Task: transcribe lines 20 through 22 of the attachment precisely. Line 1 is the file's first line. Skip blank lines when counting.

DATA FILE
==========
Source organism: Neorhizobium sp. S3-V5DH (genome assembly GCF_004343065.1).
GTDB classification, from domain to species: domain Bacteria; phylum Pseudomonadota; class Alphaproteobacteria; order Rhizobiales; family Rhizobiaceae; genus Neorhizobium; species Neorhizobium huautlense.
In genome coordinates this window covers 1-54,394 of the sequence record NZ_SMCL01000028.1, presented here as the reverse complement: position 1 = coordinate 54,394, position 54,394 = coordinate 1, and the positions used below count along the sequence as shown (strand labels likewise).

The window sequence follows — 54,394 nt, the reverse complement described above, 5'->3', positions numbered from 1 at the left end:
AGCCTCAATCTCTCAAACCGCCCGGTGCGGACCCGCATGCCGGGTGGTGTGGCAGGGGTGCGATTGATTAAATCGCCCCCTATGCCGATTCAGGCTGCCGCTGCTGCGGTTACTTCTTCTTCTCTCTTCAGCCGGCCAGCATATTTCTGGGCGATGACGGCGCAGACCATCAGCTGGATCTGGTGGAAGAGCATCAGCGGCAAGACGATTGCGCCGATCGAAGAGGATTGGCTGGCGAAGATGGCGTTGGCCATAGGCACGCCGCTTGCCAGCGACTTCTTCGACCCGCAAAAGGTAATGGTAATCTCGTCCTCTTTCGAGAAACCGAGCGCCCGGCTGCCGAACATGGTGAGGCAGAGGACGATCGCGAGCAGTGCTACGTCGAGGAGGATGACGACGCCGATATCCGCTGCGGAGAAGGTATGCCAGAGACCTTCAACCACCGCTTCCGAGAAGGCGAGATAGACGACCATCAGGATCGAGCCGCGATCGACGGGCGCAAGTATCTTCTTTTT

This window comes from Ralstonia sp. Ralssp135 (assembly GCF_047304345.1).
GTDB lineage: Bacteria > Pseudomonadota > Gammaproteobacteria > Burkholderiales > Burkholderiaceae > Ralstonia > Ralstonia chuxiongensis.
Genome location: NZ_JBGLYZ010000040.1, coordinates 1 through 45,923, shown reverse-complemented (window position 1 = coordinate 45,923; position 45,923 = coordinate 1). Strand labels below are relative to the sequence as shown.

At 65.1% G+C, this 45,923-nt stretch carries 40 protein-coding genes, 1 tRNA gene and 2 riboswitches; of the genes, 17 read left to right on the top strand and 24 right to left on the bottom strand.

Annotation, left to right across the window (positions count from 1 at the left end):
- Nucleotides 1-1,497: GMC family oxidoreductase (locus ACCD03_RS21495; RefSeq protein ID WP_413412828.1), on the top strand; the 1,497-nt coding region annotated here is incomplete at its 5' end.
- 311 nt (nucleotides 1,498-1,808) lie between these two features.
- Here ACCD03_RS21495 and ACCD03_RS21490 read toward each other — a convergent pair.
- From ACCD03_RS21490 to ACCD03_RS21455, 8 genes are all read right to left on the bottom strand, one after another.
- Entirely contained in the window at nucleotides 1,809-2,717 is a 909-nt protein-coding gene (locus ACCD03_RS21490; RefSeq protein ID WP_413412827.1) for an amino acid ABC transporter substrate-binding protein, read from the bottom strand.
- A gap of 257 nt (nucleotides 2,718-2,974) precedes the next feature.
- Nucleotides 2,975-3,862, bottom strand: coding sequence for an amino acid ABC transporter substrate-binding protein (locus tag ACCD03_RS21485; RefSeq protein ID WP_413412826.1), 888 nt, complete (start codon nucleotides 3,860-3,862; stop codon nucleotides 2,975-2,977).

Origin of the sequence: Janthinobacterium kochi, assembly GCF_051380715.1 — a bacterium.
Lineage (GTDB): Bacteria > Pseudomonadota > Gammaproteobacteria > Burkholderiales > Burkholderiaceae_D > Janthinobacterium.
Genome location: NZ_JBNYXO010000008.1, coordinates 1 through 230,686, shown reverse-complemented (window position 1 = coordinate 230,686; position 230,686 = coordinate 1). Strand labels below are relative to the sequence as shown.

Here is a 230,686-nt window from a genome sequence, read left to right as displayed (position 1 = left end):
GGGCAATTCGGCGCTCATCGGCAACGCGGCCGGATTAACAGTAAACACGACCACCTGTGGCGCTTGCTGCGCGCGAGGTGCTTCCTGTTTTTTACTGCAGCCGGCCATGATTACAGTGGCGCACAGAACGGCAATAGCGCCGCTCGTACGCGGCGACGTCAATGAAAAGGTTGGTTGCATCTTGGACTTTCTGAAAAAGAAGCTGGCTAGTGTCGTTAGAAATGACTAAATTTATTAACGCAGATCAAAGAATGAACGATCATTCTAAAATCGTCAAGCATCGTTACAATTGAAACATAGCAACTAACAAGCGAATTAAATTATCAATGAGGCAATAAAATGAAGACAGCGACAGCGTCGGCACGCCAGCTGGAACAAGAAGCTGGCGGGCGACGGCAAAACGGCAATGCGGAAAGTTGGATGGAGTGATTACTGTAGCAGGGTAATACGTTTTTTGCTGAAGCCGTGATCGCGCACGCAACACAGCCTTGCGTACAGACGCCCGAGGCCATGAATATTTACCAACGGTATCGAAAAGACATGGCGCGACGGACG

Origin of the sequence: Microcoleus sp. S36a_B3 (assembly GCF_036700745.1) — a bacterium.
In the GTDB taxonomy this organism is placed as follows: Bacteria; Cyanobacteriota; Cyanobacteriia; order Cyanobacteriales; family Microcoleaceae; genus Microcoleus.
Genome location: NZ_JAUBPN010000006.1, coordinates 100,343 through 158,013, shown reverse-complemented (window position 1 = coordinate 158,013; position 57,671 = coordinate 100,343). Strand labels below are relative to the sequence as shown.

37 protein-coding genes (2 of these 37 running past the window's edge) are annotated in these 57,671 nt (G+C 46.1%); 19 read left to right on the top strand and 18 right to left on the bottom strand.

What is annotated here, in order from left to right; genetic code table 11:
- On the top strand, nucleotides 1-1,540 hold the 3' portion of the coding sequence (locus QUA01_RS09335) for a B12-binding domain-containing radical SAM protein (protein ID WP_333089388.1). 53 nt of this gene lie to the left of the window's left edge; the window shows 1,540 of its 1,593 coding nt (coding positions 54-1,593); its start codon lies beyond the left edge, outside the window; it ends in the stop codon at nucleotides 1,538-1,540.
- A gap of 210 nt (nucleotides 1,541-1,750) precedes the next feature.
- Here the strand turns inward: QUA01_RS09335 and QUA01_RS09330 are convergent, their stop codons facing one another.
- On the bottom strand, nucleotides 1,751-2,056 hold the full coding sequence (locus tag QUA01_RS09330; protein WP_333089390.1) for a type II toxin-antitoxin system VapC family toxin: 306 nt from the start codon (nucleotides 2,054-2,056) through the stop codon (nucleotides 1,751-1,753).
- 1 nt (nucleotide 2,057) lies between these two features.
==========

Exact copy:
Genome location: NZ_JBNYXO010000008.1, coordinates 1 through 230,686, shown reverse-complemented (window position 1 = coordinate 230,686; position 230,686 = coordinate 1). Strand labels below are relative to the sequence as shown.

Here is a 230,686-nt window from a genome sequence, read left to right as displayed (position 1 = left end):
GGGCAATTCGGCGCTCATCGGCAACGCGGCCGGATTAACAGTAAACACGACCACCTGTGGCGCTTGCTGCGCGCGAGGTGCTTCCTGTTTTTTACTGCAGCCGGCCATGATTACAGTGGCGCACAGAACGGCAATAGCGCCGCTCGTACGCGGCGACGTCAATGAAAAGGTTGGTTGCATCTTGGACTTTCTGAAAAAGAAGCTGGCTAGTGTCGTTAGAAATGACTAAATTTATTAACGCAGATCAAAGAATGAACGATCATTCTAAAATCGTCAAGCATCGTTACAATTGAAACATAGCAACTAACAAGCGAATTAAATTATCAATGAGGCAATAAAATGAAGACAGCGACAGCGTCGGCACGCCAGCTGGAACAAGAAGCTGGCGGGCGACGGCAAAACGGCAATGCGGAAAGTTGGATGGAGTGATTACTGTAGCAGGGTAATACGTTTTTTGCTGAAGCCGTGATCGCGCACGCAACACAGCCTTGCGTACAGACGCCCGAGGCCATGAATATTTACCAACGGTATCGAAAAGACATGGCGCGACGGACG